The new domestic violence bill has finally been passed – but there's a disappointing reason it took so long

The current attitude towards victim support reveals much about societal attitudes towards domestic abuse, which does not see dignity as something abuse survivors are entitled to as a fundamental and inalienable human right, but rather as an additional extra for which they must work, opt in to, convince society that they have earned

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The Independent Online

Today the UK took one step closer to enshrining robust support for domestic violence survivors in law. MPs have voted to back legislation which would increase the availability of support services for people who experience domestic and sexual abuse.

While the bill was brought forward, a common question kept recurring: do we really need this? Coupled with: surely we must already have proper domestic violence laws in place? But despite what many believe, the UK’s legislation on domestic violence is woefully inadequate and this bill is desperately needed.

While the UK has relatively functional laws in criminalising abuse when it occurs, the same cannot be said of laws to prevent abuse in the first place and support victims in the aftermath of such crimes. If we are serious about protecting women, girls, boys, men, and non-binary people, we must take a holistic, comprehensive and strategic approach.

Current legal entitlements for domestic violence survivors are sloppy and piecemeal, a chaotic mix of human rights law and case law recently assembled out of a misogynistic legal system which only recognised women as human beings rather than property a mere century ago. Domestic violence survivors are in principle entitled to receive emotional support and refuge, under general laws stipulating that local councils have a “duty of care” for all residents’ welfare. However, as domestic violence isn’t specifically mentioned in any of these laws and councils are open to interpret what a “duty of care” actually means (for some it could mean merely handing out leaflets), some victims have been denied access to services they desperately need.

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This has never been more the case than under austerity, where local authority cuts have slashed refuge places, counselling services and other support for victims. But passing legislation to specifically outline, once and for all, the rights which abuse survivors are entitled to receive and governments are legally bound to deliver ensures this cannot happen.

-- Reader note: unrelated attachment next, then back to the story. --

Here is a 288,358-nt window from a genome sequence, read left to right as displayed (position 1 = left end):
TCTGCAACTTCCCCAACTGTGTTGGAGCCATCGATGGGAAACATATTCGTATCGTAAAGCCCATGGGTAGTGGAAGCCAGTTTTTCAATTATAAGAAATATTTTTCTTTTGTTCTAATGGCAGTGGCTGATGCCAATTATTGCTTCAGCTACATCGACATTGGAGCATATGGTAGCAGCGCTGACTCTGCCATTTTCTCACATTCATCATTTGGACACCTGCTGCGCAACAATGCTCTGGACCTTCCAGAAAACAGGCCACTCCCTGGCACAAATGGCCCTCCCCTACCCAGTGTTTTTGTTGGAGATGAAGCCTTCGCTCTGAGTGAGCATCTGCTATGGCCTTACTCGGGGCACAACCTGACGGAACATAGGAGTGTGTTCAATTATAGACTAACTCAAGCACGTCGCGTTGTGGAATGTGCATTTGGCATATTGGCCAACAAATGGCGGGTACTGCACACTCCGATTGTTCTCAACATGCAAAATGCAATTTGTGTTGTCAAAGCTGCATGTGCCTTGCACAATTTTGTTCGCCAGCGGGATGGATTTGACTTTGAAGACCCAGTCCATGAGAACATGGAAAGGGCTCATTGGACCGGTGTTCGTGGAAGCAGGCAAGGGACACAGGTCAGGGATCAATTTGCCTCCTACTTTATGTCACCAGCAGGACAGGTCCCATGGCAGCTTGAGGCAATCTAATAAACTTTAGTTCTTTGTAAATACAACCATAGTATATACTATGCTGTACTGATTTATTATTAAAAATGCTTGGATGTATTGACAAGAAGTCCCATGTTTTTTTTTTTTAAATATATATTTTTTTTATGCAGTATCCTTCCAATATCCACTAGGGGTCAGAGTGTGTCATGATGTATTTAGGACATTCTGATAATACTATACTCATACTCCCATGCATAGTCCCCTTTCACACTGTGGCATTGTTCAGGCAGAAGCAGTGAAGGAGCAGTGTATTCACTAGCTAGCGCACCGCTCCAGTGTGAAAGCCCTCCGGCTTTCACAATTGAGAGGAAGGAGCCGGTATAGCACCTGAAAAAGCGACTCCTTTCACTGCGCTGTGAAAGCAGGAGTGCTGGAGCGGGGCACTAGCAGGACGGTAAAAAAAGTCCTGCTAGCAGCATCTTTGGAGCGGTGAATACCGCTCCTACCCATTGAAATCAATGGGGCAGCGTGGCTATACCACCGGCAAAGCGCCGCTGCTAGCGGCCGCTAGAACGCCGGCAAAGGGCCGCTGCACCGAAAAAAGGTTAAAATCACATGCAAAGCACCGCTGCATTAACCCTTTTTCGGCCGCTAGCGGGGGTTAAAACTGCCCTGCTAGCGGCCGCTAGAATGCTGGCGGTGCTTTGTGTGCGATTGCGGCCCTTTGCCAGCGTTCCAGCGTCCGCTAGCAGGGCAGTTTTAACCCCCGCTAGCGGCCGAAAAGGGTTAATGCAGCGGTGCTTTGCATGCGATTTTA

That we have thus far failed to pass separate and specific legislation for domestic violence support services says a lot about the disinterest with which the issue of abuse is treated. It reveals how domestic violence is considered an afterthought, rather than a serious epidemic which affects 7 per cent of women and 4 per cent of men.

At the moment, when local authorities or judges hearing civil claims against them consider the rights of abuse survivors, they are asked to wade through rights and welfare afforded to other crimes. Just last month, a woman took a case to the Supreme Court after she faced losing her specially adapted home due to the bedroom tax. It was fitted with panic alarms and CCTV, which the woman requires as her ex-partner had made a number of serious and credible threats to her life.

After one of her children moved out of the family home, a bedroom was empty and the council threatened to apply the spare bedroom tax, despite her protestations she could not afford to stay there with the tax and arguments that the property was essential for her safety. The case she took against the council was complex, due to vague, piecemeal and inadequate legislation about the rights survivors should have. A specialist victims’ bill stipulates and clarifies these duties, making it harder for governments to shirk them.

The current attitude towards victim support reveals much about societal attitudes towards domestic abuse, which does not see dignity as something abuse survivors are entitled to as a fundamental and inalienable human right, but rather as an additional extra for which they must work, opt in to, convince society that they have earned. Those who have survived abuse deserve nothing but respect and support – they should never have to beg for human rights which common decency owes them.

Today, MPs voted to force the Government to ratify the Istanbul Convention, an international treaty which affords these rights. In 2012, the Government agreed to sign it but has failed to do so in the four years since then. MPs have voted for a bill to compel the Government to now live up to that overdue commitment.

After today, we still have a long way to go, and MPs will consider it at committee stage, before it again returns to Parliament for a third vote and can be officially approved. There are many more hurdles here to still overcome. However, today’s vote marks a remarkable step forward in addressing the fundamentally flawed way this country treats domestic violence survivors and is sorely needed.

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